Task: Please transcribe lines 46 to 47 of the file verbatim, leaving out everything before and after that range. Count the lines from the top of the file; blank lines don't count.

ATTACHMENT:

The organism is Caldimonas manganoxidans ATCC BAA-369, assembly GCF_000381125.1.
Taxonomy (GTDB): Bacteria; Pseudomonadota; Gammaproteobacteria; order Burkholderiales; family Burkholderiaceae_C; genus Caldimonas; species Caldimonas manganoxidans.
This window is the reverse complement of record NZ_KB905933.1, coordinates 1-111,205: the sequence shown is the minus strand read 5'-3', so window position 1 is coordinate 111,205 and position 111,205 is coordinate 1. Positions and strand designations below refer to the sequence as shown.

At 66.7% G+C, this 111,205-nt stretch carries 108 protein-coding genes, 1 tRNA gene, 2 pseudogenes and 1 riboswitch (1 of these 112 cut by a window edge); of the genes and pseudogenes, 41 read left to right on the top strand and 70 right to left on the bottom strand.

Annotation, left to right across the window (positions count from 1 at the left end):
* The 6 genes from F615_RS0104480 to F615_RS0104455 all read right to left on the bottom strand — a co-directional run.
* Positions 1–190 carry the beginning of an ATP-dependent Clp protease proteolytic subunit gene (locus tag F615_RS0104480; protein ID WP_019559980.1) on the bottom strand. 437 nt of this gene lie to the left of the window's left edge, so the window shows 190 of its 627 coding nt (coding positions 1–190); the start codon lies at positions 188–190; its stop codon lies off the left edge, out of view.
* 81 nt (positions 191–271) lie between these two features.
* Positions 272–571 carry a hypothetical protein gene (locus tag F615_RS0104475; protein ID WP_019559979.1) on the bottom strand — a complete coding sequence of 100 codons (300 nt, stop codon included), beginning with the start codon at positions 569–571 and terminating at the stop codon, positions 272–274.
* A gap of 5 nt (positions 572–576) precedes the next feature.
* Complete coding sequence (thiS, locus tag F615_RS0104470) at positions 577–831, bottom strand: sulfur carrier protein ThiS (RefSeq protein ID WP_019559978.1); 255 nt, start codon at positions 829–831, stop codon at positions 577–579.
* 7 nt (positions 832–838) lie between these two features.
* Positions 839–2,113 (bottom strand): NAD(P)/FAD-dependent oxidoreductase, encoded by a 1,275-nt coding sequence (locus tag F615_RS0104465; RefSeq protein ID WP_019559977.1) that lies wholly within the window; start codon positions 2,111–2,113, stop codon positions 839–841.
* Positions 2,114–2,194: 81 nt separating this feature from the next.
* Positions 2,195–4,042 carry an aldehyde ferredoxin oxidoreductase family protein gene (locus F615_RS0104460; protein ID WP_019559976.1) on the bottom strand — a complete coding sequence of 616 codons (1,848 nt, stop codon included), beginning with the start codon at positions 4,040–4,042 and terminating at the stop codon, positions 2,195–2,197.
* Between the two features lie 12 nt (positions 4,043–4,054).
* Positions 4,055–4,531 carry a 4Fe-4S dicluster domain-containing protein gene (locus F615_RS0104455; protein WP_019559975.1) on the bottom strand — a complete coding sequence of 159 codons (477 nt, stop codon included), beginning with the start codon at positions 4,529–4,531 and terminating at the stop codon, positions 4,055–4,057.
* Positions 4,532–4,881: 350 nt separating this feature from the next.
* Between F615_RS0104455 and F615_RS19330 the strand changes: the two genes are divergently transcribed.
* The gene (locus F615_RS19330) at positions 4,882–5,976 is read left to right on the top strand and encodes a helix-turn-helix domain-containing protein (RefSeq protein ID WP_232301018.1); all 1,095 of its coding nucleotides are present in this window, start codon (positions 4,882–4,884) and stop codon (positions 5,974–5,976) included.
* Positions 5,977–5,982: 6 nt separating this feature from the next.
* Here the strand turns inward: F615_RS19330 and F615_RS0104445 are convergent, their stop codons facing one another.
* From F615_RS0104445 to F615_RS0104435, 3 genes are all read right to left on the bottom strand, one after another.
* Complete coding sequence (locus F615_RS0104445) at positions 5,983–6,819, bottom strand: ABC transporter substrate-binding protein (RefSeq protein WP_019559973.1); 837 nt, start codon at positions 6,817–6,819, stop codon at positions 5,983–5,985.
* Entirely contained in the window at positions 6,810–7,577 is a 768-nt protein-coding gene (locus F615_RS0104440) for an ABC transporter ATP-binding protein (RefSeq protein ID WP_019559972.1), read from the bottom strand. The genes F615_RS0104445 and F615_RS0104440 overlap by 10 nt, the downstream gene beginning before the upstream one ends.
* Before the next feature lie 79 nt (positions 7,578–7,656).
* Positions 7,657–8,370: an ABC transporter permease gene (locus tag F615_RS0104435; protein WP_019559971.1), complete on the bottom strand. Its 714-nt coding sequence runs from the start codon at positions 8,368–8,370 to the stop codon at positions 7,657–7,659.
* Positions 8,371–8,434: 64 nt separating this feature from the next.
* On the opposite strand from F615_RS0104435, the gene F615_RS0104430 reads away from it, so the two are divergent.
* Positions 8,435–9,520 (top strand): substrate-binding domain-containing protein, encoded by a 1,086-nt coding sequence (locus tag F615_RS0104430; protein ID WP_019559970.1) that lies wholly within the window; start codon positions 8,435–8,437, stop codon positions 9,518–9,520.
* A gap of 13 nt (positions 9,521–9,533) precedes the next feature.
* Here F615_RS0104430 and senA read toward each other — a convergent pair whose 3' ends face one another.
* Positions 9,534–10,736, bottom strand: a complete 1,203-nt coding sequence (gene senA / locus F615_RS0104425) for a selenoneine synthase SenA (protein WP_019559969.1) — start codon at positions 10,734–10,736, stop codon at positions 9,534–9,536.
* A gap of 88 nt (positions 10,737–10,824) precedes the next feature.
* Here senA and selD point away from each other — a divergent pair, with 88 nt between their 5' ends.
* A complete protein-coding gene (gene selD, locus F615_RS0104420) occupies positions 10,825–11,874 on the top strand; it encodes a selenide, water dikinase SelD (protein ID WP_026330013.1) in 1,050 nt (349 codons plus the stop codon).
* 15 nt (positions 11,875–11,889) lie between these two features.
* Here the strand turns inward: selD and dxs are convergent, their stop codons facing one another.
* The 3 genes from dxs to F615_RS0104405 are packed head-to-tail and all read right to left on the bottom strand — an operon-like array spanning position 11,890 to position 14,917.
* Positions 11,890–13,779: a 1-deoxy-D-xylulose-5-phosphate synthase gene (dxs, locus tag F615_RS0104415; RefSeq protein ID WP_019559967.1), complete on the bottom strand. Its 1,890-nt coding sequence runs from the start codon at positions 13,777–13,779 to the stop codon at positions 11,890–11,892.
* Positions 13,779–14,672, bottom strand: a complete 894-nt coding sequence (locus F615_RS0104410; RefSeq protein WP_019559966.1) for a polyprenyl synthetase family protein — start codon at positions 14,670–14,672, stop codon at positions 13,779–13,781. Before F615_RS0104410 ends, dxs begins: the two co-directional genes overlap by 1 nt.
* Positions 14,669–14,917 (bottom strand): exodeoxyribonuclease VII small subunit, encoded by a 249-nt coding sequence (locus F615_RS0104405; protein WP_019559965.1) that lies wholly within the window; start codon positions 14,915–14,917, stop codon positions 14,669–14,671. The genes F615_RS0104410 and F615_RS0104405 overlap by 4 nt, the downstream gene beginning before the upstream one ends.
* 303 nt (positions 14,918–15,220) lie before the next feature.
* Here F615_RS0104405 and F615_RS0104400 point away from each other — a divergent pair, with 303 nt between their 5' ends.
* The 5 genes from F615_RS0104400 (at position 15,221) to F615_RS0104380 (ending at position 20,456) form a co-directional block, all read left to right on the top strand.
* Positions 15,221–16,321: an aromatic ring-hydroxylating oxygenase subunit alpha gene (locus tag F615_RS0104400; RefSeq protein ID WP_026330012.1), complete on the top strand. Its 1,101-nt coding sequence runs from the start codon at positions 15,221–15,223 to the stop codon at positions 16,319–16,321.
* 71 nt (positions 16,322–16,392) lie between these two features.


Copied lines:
* Positions 15,221–16,321: an aromatic ring-hydroxylating oxygenase subunit alpha gene (locus tag F615_RS0104400; RefSeq protein ID WP_026330012.1), complete on the top strand. Its 1,101-nt coding sequence runs from the start codon at positions 15,221–15,223 to the stop codon at positions 16,319–16,321.
* 71 nt (positions 16,322–16,392) lie between these two features.